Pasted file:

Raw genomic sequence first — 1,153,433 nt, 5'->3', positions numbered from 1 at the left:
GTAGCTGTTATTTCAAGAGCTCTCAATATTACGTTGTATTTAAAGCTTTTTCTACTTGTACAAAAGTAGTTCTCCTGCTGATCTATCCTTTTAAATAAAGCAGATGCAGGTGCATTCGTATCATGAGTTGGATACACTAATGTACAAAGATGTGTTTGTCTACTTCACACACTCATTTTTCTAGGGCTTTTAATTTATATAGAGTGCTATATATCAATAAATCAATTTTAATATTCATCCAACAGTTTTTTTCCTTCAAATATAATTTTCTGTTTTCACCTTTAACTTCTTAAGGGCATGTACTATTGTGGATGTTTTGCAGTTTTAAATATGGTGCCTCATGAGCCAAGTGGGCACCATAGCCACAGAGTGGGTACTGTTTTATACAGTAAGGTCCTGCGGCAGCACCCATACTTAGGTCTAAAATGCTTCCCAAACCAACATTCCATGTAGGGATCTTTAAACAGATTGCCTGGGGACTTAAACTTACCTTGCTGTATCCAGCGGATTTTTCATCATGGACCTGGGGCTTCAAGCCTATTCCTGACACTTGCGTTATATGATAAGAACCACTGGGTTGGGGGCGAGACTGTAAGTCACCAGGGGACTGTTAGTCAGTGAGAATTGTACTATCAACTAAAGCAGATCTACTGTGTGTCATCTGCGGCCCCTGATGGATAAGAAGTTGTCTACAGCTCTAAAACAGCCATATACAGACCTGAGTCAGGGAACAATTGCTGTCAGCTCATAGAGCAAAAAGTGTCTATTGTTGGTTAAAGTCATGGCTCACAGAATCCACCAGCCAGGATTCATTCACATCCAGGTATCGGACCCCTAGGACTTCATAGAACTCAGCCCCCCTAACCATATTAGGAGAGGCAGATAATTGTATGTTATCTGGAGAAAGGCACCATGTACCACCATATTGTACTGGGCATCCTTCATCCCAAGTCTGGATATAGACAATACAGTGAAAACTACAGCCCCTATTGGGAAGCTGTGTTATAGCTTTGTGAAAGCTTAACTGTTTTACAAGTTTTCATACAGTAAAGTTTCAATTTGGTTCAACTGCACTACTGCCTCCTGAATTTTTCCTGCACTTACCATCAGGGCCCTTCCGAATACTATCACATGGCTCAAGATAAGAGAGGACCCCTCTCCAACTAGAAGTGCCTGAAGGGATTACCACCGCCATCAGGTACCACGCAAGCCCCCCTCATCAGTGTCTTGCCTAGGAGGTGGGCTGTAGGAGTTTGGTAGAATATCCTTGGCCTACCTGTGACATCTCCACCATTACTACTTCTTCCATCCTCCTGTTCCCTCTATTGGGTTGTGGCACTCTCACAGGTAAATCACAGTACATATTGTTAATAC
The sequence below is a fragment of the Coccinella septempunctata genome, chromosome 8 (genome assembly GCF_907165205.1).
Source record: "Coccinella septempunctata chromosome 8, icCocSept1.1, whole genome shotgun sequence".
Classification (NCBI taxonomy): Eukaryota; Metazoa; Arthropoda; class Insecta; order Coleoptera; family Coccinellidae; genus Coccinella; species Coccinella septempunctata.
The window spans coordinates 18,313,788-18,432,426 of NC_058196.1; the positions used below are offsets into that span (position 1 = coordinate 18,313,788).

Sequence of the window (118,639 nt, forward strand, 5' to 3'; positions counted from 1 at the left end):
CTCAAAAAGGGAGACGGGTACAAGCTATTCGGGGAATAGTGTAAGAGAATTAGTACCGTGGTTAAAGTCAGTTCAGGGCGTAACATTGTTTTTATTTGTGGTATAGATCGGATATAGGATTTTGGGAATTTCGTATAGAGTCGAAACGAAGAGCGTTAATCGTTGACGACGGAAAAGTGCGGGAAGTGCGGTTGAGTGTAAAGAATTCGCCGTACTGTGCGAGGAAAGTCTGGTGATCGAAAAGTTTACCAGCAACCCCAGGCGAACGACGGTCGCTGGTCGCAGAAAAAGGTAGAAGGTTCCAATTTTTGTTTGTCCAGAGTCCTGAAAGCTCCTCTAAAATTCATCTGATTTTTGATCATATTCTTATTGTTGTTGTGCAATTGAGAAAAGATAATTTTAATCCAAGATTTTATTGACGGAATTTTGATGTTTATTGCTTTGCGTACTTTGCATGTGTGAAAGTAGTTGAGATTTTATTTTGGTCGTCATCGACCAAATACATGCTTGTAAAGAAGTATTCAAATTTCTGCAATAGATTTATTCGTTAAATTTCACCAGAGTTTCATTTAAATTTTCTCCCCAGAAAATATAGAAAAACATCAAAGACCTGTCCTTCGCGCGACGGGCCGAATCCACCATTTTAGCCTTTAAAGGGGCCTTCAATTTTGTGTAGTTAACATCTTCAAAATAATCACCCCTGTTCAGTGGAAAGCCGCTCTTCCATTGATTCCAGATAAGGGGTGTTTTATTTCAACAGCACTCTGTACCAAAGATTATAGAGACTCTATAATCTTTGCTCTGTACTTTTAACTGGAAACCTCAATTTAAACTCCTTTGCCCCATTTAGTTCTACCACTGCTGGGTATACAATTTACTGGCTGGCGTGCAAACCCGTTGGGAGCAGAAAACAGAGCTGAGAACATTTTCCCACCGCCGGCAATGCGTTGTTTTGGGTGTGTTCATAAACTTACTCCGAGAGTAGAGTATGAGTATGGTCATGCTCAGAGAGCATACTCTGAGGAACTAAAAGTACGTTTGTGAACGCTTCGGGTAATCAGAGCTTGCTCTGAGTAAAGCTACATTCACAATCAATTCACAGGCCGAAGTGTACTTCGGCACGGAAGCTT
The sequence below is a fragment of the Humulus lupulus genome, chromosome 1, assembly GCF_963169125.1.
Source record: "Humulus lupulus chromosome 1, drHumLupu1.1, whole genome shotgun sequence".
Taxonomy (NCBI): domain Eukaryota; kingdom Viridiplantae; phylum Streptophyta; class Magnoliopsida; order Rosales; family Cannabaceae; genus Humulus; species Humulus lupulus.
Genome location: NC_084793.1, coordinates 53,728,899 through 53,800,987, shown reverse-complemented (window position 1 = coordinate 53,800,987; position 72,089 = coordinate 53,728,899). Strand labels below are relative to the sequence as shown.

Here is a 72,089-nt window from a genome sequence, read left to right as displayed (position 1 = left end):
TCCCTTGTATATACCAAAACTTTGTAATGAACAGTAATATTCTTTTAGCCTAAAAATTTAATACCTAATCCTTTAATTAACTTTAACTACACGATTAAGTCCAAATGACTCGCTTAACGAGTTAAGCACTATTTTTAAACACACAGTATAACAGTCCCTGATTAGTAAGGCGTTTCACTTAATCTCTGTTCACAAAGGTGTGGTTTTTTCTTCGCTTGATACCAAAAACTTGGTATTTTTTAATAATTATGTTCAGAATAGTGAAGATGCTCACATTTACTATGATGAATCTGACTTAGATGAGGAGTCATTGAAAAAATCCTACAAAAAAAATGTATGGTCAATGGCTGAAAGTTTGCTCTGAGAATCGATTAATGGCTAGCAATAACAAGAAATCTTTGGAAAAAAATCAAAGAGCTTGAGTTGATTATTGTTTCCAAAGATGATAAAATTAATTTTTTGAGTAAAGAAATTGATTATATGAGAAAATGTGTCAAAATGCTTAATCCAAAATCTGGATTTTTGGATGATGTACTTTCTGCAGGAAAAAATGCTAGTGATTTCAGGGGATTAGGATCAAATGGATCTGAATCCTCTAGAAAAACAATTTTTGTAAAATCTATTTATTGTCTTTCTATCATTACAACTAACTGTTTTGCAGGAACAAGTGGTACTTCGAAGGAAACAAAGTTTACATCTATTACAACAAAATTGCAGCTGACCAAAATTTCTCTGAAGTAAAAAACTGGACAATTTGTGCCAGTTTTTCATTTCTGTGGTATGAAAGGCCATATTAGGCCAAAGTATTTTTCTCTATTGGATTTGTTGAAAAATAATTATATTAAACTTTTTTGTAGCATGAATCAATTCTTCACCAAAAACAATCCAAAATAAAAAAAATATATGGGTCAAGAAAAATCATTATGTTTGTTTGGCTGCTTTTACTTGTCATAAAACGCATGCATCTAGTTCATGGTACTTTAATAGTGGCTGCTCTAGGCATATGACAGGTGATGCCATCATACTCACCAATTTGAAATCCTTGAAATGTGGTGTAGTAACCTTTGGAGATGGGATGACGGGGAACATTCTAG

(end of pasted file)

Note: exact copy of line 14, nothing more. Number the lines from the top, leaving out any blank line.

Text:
TCCCTTGTATATACCAAAACTTTGTAATGAACAGTAATATTCTTTTAGCCTAAAAATTTAATACCTAATCCTTTAATTAACTTTAACTACACGATTAAGTCCAAATGACTCGCTTAACGAGTTAAGCACTATTTTTAAACACACAGTATAACAGTCCCTGATTAGTAAGGCGTTTCACTTAATCTCTGTTCACAAAGGTGTGGTTTTTTCTTCGCTTGATACCAAAAACTTGGTATTTTTTAATAATTATGTTCAGAATAGTGAAGATGCTCACATTTACTATGATGAATCTGACTTAGATGAGGAGTCATTGAAAAAATCCTACAAAAAAAATGTATGGTCAATGGCTGAAAGTTTGCTCTGAGAATCGATTAATGGCTAGCAATAACAAGAAATCTTTGGAAAAAAATCAAAGAGCTTGAGTTGATTATTGTTTCCAAAGATGATAAAATTAATTTTTTGAGTAAAGAAATTGATTATATGAGAAAATGTGTCAAAATGCTTAATCCAAAATCTGGATTTTTGGATGATGTACTTTCTGCAGGAAAAAATGCTAGTGATTTCAGGGGATTAGGATCAAATGGATCTGAATCCTCTAGAAAAACAATTTTTGTAAAATCTATTTATTGTCTTTCTATCATTACAACTAACTGTTTTGCAGGAACAAGTGGTACTTCGAAGGAAACAAAGTTTACATCTATTACAACAAAATTGCAGCTGACCAAAATTTCTCTGAAGTAAAAAACTGGACAATTTGTGCCAGTTTTTCATTTCTGTGGTATGAAAGGCCATATTAGGCCAAAGTATTTTTCTCTATTGGATTTGTTGAAAAATAATTATATTAAACTTTTTTGTAGCATGAATCAATTCTTCACCAAAAACAATCCAAAATAAAAAAAATATATGGGTCAAGAAAAATCATTATGTTTGTTTGGCTGCTTTTACTTGTCATAAAACGCATGCATCTAGTTCATGGTACTTTAATAGTGGCTGCTCTAGGCATATGACAGGTGATGCCATCATACTCACCAATTTGAAATCCTTGAAATGTGGTGTAGTAACCTTTGGAGATGGGATGACGGGGAACATTCTAG